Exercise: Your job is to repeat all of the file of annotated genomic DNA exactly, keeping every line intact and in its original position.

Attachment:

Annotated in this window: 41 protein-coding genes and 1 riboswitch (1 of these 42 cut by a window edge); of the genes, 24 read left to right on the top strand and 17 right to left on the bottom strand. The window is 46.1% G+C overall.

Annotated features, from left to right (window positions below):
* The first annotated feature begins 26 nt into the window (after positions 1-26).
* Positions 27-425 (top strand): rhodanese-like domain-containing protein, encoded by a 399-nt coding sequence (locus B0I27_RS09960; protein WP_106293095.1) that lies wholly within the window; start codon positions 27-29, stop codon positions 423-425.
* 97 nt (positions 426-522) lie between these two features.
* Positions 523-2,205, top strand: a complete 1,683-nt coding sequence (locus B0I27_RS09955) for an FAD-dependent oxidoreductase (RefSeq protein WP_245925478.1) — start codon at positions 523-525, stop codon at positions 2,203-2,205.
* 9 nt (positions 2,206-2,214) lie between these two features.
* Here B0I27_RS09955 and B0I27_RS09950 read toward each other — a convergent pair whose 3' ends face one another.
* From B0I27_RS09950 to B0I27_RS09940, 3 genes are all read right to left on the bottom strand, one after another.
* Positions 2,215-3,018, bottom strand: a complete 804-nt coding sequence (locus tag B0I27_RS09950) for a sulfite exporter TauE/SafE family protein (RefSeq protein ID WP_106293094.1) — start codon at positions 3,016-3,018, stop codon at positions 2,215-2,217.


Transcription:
Annotated in this window: 41 protein-coding genes and 1 riboswitch (1 of these 42 cut by a window edge); of the genes, 24 read left to right on the top strand and 17 right to left on the bottom strand. The window is 46.1% G+C overall.

Annotated features, from left to right (window positions below):
* The first annotated feature begins 26 nt into the window (after positions 1-26).
* Positions 27-425 (top strand): rhodanese-like domain-containing protein, encoded by a 399-nt coding sequence (locus B0I27_RS09960; protein WP_106293095.1) that lies wholly within the window; start codon positions 27-29, stop codon positions 423-425.
* 97 nt (positions 426-522) lie between these two features.
* Positions 523-2,205, top strand: a complete 1,683-nt coding sequence (locus B0I27_RS09955) for an FAD-dependent oxidoreductase (RefSeq protein WP_245925478.1) — start codon at positions 523-525, stop codon at positions 2,203-2,205.
* 9 nt (positions 2,206-2,214) lie between these two features.
* Here B0I27_RS09955 and B0I27_RS09950 read toward each other — a convergent pair whose 3' ends face one another.
* From B0I27_RS09950 to B0I27_RS09940, 3 genes are all read right to left on the bottom strand, one after another.
* Positions 2,215-3,018, bottom strand: a complete 804-nt coding sequence (locus tag B0I27_RS09950) for a sulfite exporter TauE/SafE family protein (RefSeq protein ID WP_106293094.1) — start codon at positions 3,016-3,018, stop codon at positions 2,215-2,217.